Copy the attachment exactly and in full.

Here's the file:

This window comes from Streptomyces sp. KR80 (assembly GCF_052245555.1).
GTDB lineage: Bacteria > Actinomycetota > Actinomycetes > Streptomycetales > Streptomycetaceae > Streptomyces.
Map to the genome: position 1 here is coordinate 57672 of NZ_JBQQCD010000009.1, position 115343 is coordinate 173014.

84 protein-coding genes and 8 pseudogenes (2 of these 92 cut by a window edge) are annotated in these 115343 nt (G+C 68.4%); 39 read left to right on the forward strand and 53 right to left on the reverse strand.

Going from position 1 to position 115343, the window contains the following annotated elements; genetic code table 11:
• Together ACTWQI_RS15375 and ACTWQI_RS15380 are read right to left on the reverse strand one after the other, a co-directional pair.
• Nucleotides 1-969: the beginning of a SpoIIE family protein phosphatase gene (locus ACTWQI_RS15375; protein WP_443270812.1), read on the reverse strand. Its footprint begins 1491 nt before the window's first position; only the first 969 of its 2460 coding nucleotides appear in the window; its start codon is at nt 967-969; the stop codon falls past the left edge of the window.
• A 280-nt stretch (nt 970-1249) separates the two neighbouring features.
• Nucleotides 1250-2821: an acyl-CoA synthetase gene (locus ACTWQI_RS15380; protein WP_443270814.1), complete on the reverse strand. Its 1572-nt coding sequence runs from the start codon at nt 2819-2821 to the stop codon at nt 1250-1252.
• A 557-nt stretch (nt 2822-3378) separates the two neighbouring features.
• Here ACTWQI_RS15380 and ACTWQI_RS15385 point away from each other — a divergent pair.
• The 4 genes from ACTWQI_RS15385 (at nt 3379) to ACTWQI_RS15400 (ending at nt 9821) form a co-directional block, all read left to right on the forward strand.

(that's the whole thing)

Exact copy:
This window comes from Streptomyces sp. KR80 (assembly GCF_052245555.1).
GTDB lineage: Bacteria > Actinomycetota > Actinomycetes > Streptomycetales > Streptomycetaceae > Streptomyces.
Map to the genome: position 1 here is coordinate 57672 of NZ_JBQQCD010000009.1, position 115343 is coordinate 173014.

84 protein-coding genes and 8 pseudogenes (2 of these 92 cut by a window edge) are annotated in these 115343 nt (G+C 68.4%); 39 read left to right on the forward strand and 53 right to left on the reverse strand.

Going from position 1 to position 115343, the window contains the following annotated elements; genetic code table 11:
• Together ACTWQI_RS15375 and ACTWQI_RS15380 are read right to left on the reverse strand one after the other, a co-directional pair.
• Nucleotides 1-969: the beginning of a SpoIIE family protein phosphatase gene (locus ACTWQI_RS15375; protein WP_443270812.1), read on the reverse strand. Its footprint begins 1491 nt before the window's first position; only the first 969 of its 2460 coding nucleotides appear in the window; its start codon is at nt 967-969; the stop codon falls past the left edge of the window.
• A 280-nt stretch (nt 970-1249) separates the two neighbouring features.
• Nucleotides 1250-2821: an acyl-CoA synthetase gene (locus ACTWQI_RS15380; protein WP_443270814.1), complete on the reverse strand. Its 1572-nt coding sequence runs from the start codon at nt 2819-2821 to the stop codon at nt 1250-1252.
• A 557-nt stretch (nt 2822-3378) separates the two neighbouring features.
• Here ACTWQI_RS15380 and ACTWQI_RS15385 point away from each other — a divergent pair.
• The 4 genes from ACTWQI_RS15385 (at nt 3379) to ACTWQI_RS15400 (ending at nt 9821) form a co-directional block, all read left to right on the forward strand.